The Spanish Courtesan Murdered in Pioche

The Boot Hill Cemetery in Pioche, Nevada.Photo by Osie Turner
The Boot Hill Cemetery in Pioche, Nevada.
Photo by Osie Turner

The mostly forgotten town of Pioche sits in mountains of eastern Nevada. In its heyday, Pioche was known as one of the wildest and most lawless mining towns, in fact, they say there were six deaths in Pioche before the first person passed from natural causes. This is true, however slightly misleading. The six all died of lead poisoning, a common hazard of mine workers. That is not to say that Pioche didn’t earn its reputation.

Pioche’s Boot Hill Cemetery has some interesting epitaphs— “Shot during dispute over a dog” or “Shot by officers 5 times.” There are quite a few interesting ones to be found here. One such grave marker may stand out to visitors, that of “Panama Jack” AKA Fannie Peterson, a Spanish courtesan that was murdered by her lover.

John Lynch, Shot During Dispute Over Dog.Photo by Osie Turner
John Lynch, Shot During Dispute Over Dog.
Photo by Osie Turner

It all began around 9 in the morning of July 12, 1872, according to the Daily Alta California newspaper. She and her boyfriend, Lyman Perry Fuller, had been known to have violent lover’s quarrels. Just the year before, Fuller had tried to burn all of her belongings, and was even suspected of having already made attempts on her life. At the time they were no longer living together, likely as a result of the aforementioned attempted arson.

That Friday morning, Fuller happened to see Fannie pass by on the street as he was leaving home. Out of nowhere, he began shooting at her. One of his rounds shattered her radius of her right arm. She tried to run but collapsed. Fuller stood over her and fired two more shots at the stunned woman. The first of the bullets only caught her dress, but the second went through her hip and into her stomach.

Fuller ran off leaving Fannie bleeding in the street. Onlookers reported that he put the gun in his mouth as if to take his life, but he must have changed his mind. He shot the ground in front of him instead, for no reason, before being arrested.

John Bass, shot by officers 5 times.Photo by Osie Turner
John Bass, shot by officers 5 times.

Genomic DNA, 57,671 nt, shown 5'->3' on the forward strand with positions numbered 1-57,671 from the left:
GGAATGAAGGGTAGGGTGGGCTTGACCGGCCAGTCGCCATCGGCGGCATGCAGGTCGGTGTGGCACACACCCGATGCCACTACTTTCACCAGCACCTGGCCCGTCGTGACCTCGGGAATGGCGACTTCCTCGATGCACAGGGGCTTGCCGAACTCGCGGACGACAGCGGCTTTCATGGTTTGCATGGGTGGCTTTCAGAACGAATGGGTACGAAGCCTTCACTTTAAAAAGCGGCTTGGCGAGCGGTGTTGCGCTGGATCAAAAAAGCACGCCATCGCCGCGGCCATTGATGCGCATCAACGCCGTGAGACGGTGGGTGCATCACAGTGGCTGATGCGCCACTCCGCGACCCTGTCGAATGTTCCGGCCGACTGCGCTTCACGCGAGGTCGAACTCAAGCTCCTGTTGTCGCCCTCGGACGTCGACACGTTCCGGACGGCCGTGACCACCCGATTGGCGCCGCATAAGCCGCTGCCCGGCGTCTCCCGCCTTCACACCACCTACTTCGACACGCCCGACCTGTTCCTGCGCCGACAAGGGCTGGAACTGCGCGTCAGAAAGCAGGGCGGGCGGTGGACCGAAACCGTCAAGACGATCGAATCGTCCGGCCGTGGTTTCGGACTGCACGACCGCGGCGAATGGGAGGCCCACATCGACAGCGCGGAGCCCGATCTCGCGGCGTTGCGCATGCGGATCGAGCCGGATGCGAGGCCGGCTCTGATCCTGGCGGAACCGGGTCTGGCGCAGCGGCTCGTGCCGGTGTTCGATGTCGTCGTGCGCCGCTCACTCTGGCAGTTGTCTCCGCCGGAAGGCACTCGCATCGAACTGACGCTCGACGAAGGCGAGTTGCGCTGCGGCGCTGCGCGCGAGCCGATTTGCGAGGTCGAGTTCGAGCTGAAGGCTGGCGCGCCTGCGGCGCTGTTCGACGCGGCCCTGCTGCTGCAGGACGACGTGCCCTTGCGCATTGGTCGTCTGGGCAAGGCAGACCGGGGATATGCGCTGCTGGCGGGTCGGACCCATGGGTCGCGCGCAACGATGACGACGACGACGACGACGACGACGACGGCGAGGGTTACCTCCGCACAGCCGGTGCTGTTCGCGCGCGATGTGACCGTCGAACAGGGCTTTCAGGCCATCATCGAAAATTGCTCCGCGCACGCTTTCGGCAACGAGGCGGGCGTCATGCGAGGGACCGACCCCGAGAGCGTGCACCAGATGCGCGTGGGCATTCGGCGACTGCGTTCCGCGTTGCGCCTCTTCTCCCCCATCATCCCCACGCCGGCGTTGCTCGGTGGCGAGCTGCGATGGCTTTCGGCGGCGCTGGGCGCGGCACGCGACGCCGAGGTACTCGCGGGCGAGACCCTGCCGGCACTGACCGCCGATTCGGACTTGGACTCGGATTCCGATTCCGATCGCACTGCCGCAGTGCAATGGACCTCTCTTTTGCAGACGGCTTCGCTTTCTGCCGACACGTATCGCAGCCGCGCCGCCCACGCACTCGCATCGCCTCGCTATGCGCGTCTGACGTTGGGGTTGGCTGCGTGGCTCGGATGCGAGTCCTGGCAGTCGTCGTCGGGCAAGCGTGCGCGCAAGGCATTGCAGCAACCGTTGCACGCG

Photo by Osie Turner

Fannie did not die immediately. She was taken to the hospital where she was interviewed by the district attorney. She claimed that Fuller had set the Pearl Saloon on fire five weeks earlier — a crime he was already a suspect for — and poisoned the hogs of a local farmer. She died later that day. There was talk of a lynch mob, but nothing came of it.

Finding detailed information on the aftermath proved to be a difficult task. However, some information did turn up. The 1880 Census places Fuller in prison in Carson City, but by 1900 he seems to have been a free man again. He lived in Delamar, Nevada, a mere 50 miles from Pioche, for the next ten years and may have moved to Montana after that. If so, it appears he got off fairly lightly for the cold blooded murder of “Panama Jack,” the Spanish courtesan. As her epitaph reads today, a damn shame indeed.

For a little more about visiting the historic town of Pioche today, visit


4 responses on “The Spanish Courtesan Murdered in Pioche

  1. I saw her grave today, it’s cool to hear the history behind it. The weird thing is her headstone inscription was facing the opposite way from everyone else’s….anybody know why that would be?

  2. The reason she is facing the other direction is 1. because Fanny Peterson is the only woman burried in Boothill Cemetery. And 2. Because the town wanted to make it known that she was a prostitute so they burried her backwards in a cemetery full of men.

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